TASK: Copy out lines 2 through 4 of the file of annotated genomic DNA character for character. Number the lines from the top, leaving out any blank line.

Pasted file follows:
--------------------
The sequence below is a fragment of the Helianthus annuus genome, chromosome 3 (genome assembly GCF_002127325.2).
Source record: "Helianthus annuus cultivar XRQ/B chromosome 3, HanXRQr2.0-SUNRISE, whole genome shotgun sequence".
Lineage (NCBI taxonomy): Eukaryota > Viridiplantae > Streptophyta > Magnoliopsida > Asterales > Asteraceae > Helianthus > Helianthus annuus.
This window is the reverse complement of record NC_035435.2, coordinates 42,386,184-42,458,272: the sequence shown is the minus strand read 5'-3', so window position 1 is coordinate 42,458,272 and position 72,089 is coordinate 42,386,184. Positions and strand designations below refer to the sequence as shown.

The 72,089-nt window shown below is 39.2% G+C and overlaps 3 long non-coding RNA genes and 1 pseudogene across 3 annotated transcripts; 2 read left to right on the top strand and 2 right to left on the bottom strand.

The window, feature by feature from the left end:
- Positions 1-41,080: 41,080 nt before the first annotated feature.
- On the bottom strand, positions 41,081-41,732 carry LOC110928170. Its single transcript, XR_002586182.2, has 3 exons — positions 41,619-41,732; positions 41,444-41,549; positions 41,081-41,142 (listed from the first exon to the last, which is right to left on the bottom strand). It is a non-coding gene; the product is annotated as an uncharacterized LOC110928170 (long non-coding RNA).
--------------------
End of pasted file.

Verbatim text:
Source record: "Helianthus annuus cultivar XRQ/B chromosome 3, HanXRQr2.0-SUNRISE, whole genome shotgun sequence".
Lineage (NCBI taxonomy): Eukaryota > Viridiplantae > Streptophyta > Magnoliopsida > Asterales > Asteraceae > Helianthus > Helianthus annuus.
This window is the reverse complement of record NC_035435.2, coordinates 42,386,184-42,458,272: the sequence shown is the minus strand read 5'-3', so window position 1 is coordinate 42,458,272 and position 72,089 is coordinate 42,386,184. Positions and strand designations below refer to the sequence as shown.